I’m Thankful For a Good Shooting Range

At the moment, I feel blessed to have a great range near where I live. The facilities are basic, but that’s just fine with me – and the ranges themselves are generously sized, allowing me to shoot while moving if I so desire. The longest rifle range is just 200 yards, but if I feel the need to shoot farther than that, another nearby range offers 1000 yard shooting.

While the personnel at these ranges are extremely safety-conscious, and I don’t want to give any other impression, they are unlikely to “get in your business” unless you give them a reason to. In addition, the range rules relate to safety and not damaging range property – basic stuff I would expect to find at any range.

I’m in California at the moment, and wow, do these people have it bad. After slogging through traffic for over two hours, I made it to the “Oak Tree Gun Club,” which offers an impressive array of facilities, including a restaurant (My grilled ham and cheese sandwich was excellent). The name is not hypothetical – the setting was idyllic.

The shotgun ranges were quite large, and microphones at each firing station enabled shooters to say “Pull” to a machine which would then launch clays for them. Fancy! While the pistol ranges were more basic, there were a variety of steel targets that entertained me for several hours as I waited for some friends to slog their way through traffic.

There was a large selection of rental firearms – one of the largest I’ve seen outside a place like Scottsdale Gun Club – although one of the two firearms I examined was in need of some qualified gunsmithing, and the other was well on its way to that same point.

So, what was so bad about this range? It sounds pretty good, right?

Before I go any further, I should say that my interactions with range personnel (Rangemaster and RSOs) were as follows:

– Being reminded by the rangemaster to not shoot at the closest row of steel targets with rimfire, when I had not done so even once in nearly an hour of continuous shooting on that range.
– Being politely reminded to slide my eye pro down onto my face. I truly appreciated this, because I like my eyes, and want to keep them.
– Being told (also politely) that I couldn’t fire “any more” steel cased ammo. I had yet to fire any, but I did have a box of steel cased .45 with a few rounds left in it that I had intended to shoot at some point. I did read the range rules carefully, but failed to understand that the “no steel case” rule did not only apply to the steel target pistol range.

I generally avoid breaking range rules, even if I don’t like them, but especially when I’m the guest of someone who I like and respect and is a regular patron of the “gun club.”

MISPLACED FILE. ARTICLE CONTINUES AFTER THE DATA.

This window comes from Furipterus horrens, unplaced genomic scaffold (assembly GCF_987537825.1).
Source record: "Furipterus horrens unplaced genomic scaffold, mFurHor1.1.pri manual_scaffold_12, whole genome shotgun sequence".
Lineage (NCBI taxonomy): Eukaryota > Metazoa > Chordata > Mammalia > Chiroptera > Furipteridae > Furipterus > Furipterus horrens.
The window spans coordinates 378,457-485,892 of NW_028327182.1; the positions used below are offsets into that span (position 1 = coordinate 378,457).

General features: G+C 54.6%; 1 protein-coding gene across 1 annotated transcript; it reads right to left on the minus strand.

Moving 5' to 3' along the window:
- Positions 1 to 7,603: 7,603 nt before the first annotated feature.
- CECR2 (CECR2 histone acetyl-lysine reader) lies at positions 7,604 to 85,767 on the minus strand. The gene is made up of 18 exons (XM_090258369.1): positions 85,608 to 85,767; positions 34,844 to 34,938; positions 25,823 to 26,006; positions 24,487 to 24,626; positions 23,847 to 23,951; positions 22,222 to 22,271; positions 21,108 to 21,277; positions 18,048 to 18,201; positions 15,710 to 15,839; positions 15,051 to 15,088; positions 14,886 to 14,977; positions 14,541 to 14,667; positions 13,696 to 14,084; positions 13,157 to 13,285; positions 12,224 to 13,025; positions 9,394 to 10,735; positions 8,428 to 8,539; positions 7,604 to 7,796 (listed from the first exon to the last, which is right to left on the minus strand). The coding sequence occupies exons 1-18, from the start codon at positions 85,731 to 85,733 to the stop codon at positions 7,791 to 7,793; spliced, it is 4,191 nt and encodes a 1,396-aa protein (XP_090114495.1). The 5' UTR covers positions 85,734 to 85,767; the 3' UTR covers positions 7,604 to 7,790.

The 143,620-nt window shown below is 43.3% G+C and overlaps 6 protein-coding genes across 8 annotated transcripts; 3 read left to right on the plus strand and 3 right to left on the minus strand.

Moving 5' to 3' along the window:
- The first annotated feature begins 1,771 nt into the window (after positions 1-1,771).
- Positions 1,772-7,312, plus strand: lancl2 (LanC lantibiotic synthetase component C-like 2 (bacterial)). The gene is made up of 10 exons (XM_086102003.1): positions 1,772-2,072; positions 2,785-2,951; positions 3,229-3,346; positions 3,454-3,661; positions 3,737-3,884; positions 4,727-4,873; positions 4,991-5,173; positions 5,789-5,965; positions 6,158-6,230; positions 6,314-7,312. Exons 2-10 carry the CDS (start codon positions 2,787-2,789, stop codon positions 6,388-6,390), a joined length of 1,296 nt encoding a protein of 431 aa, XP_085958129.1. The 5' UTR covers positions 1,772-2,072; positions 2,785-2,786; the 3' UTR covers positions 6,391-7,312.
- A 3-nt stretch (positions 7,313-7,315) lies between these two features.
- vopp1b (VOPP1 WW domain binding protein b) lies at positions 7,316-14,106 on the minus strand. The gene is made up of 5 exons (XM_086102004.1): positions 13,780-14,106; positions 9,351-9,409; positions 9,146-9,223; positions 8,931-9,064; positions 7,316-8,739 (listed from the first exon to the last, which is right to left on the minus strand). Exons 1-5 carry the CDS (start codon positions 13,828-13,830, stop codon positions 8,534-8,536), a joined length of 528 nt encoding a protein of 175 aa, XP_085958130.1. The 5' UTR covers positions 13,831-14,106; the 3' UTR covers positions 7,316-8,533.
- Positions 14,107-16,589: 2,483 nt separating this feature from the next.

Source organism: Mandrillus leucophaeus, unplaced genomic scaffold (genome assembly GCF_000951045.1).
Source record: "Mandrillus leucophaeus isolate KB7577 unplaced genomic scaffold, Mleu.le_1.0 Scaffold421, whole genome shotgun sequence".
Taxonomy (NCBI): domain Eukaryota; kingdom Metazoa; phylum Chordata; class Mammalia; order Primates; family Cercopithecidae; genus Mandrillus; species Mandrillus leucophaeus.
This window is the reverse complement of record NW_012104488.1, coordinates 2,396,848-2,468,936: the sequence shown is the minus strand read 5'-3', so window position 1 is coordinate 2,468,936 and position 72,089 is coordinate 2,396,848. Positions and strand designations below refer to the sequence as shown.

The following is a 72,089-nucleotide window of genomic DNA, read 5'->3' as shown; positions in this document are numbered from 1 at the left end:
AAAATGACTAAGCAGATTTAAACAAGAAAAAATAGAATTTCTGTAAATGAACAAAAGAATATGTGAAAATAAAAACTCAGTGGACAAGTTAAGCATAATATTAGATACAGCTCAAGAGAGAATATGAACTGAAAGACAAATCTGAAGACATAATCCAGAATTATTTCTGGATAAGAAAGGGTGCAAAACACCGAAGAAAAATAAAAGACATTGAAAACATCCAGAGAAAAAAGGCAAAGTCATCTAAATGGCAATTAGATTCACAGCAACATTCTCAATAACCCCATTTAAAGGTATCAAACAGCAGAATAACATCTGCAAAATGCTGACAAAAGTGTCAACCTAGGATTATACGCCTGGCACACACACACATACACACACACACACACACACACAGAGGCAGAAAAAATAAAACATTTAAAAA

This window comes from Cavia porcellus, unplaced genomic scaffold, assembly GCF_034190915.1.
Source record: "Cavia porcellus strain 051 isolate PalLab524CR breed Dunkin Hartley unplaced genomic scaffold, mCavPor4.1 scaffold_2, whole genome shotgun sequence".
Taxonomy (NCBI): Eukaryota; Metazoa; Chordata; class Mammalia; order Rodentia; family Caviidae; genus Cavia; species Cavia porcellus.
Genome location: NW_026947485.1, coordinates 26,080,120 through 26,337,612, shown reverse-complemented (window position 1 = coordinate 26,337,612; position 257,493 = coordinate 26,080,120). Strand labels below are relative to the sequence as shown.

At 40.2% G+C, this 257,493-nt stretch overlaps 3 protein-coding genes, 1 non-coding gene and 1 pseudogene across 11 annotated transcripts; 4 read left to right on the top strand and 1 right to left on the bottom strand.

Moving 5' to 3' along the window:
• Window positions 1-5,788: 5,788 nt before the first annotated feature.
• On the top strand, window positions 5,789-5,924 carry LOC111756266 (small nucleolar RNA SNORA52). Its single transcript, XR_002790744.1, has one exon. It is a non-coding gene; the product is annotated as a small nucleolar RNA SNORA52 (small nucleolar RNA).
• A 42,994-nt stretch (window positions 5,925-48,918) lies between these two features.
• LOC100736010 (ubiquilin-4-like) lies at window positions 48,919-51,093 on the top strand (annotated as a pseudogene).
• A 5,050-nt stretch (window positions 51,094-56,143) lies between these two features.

I want to point out these interactions so as not to give the impression that I was reprimanded, cajoled, yelled at, etc. for some gross safety violation, and that this post is just sour grapes. Also, I want to highlight the fact that almost all of the personnel who were out and about on the range were polite and professional.

I did, however, witness a few questionable actions, have issues with some rules, and safety concerns about their firearms and ammunition.

First, the rangemaster. He would constantly interrupt conversations between people at the range, ostensibly to correct behavior or to remind them of the rules, when in fact no violations of the rules had been made or were apparent. This occurred to the point of annoyance. It also seemed to occur most often when groups including one or more women were speaking to one another.

Second, the rules. They were legion, but the ones that irked me most include a ban on steel-cased ammo and that picking up your own brass was against range rules.

My brass is my property. I paid for it, and I intend to keep it. For the purposes of yesterday’s trip, I was willing to sacrifice any brass I fired. However, this alone would prevent me from ever returning.

In an ironic twist, the “pro shop” sold, among other things, reloading supplies and components. Exactly what am I supposed to reload with? Factory new brass? I didn’t see used brass for sale, but that would be hilarious. Oh, boy! I get to pay for my own brass TWICE!

Banning steel cased ammo, regardless of bullet construction, is just plain silly. I do suppose that it would be a pain for them to sort out the steel cases, since they’re keeping everything that’s fired on the range. However, that would make these mutually correcting issues – fix one, and the other goes away.

Finally, their firearms and ammunition. I’m well aware that rental firearms see heavy use – and abuse – and cannot be kept in like-new condition. However, it’s not a stretch to imagine that they would be kept in serviceable condition. Also, the store-brand reloaded ammunition they sell – which is, by the way, priced the same as brand new ammunition anywhere else – was made to no standards whatsoever.

Fully half of the .357 Magnum rounds I tried would not seat in any chamber of the rental S&W 686+. The ammunition components were clearly selected for the lowest possible production cost. Powder charges varied significantly. I don’t mind being required to shoot range-bought ammo in range-owned firearms, but I do not like being sold poor quality, unsafe ammunition. Given their hyper-vigilance regarding safety, I found this very odd.